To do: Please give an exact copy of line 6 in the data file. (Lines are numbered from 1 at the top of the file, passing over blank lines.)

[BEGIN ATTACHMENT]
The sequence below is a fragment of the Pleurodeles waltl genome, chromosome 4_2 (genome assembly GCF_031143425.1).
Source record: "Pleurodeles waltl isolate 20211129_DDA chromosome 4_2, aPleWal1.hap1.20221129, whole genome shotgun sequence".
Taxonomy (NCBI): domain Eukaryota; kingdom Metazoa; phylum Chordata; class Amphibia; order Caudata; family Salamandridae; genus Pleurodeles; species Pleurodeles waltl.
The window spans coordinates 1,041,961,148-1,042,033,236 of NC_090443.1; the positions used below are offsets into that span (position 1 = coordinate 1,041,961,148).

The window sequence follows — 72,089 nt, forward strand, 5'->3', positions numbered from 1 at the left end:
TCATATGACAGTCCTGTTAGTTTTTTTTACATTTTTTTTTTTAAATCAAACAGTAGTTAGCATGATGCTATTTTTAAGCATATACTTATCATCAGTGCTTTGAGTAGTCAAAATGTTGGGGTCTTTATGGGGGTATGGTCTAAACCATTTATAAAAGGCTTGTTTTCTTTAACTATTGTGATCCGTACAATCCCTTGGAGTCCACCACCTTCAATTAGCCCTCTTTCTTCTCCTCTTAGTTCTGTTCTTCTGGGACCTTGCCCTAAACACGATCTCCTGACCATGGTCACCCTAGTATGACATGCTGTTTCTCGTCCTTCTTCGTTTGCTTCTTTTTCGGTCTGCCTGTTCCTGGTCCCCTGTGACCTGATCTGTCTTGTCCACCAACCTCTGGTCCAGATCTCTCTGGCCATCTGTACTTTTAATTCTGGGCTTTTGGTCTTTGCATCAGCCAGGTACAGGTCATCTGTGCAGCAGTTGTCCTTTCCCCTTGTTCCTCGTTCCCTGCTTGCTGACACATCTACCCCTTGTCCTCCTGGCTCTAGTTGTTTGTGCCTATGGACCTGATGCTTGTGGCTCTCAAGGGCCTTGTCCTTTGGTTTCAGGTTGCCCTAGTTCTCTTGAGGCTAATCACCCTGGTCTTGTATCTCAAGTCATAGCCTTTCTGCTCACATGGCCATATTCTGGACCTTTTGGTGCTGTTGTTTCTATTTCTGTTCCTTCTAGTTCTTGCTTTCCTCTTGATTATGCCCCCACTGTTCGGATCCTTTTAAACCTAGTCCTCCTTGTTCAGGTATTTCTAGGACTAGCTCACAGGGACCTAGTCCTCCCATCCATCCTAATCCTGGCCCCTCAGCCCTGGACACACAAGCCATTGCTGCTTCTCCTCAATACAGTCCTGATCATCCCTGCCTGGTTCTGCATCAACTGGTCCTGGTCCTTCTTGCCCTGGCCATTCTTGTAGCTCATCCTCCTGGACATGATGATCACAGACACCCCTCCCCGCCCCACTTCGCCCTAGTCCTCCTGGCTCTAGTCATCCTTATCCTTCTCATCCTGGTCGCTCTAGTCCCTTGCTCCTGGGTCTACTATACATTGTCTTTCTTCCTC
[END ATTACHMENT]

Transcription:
TCATATGACAGTCCTGTTAGTTTTTTTTACATTTTTTTTTTTAAATCAAACAGTAGTTAGCATGATGCTATTTTTAAGCATATACTTATCATCAGTGCTTTGAGTAGTCAAAATGTTGGGGTCTTTATGGGGGTATGGTCTAAACCATTTATAAAAGGCTTGTTTTCTTTAACTATTGTGATCCGTACAATCCCTTGGAGTCCACCACCTTCAATTAGCCCTCTTTCTTCTCCTCTTAGTTCTGTTCTTCTGGGACCTTGCCCTAAACACGATCTCCTGACCATGGTCACCCTAGTATGACATGCTGTTTCTCGTCCTTCTTCGTTTGCTTCTTTTTCGGTCTGCCTGTTCCTGGTCCCCTGTGACCTGATCTGTCTTGTCCACCAACCTCTGGTCCAGATCTCTCTGGCCATCTGTACTTTTAATTCTGGGCTTTTGGTCTTTGCATCAGCCAGGTACAGGTCATCTGTGCAGCAGTTGTCCTTTCCCCTTGTTCCTCGTTCCCTGCTTGCTGACACATCTACCCCTTGTCCTCCTGGCTCTAGTTGTTTGTGCCTATGGACCTGATGCTTGTGGCTCTCAAGGGCCTTGTCCTTTGGTTTCAGGTTGCCCTAGTTCTCTTGAGGCTAATCACCCTGGTCTTGTATCTCAAGTCATAGCCTTTCTGCTCACATGGCCATATTCTGGACCTTTTGGTGCTGTTGTTTCTATTTCTGTTCCTTCTAGTTCTTGCTTTCCTCTTGATTATGCCCCCACTGTTCGGATCCTTTTAAACCTAGTCCTCCTTGTTCAGGTATTTCTAGGACTAGCTCACAGGGACCTAGTCCTCCCATCCATCCTAATCCTGGCCCCTCAGCCCTGGACACACAAGCCATTGCTGCTTCTCCTCAATACAGTCCTGATCATCCCTGCCTGGTTCTGCATCAACTGGTCCTGGTCCTTCTTGCCCTGGCCATTCTTGTAGCTCATCCTCCTGGACATGATGATCACAGACACCCCTCCCCGCCCCACTTCGCCCTAGTCCTCCTGGCTCTAGTCATCCTTATCCTTCTCATCCTGGTCGCTCTAGTCCCTTGCTCCTGGGTCTACTATACATTGTCTTTCTTCCTC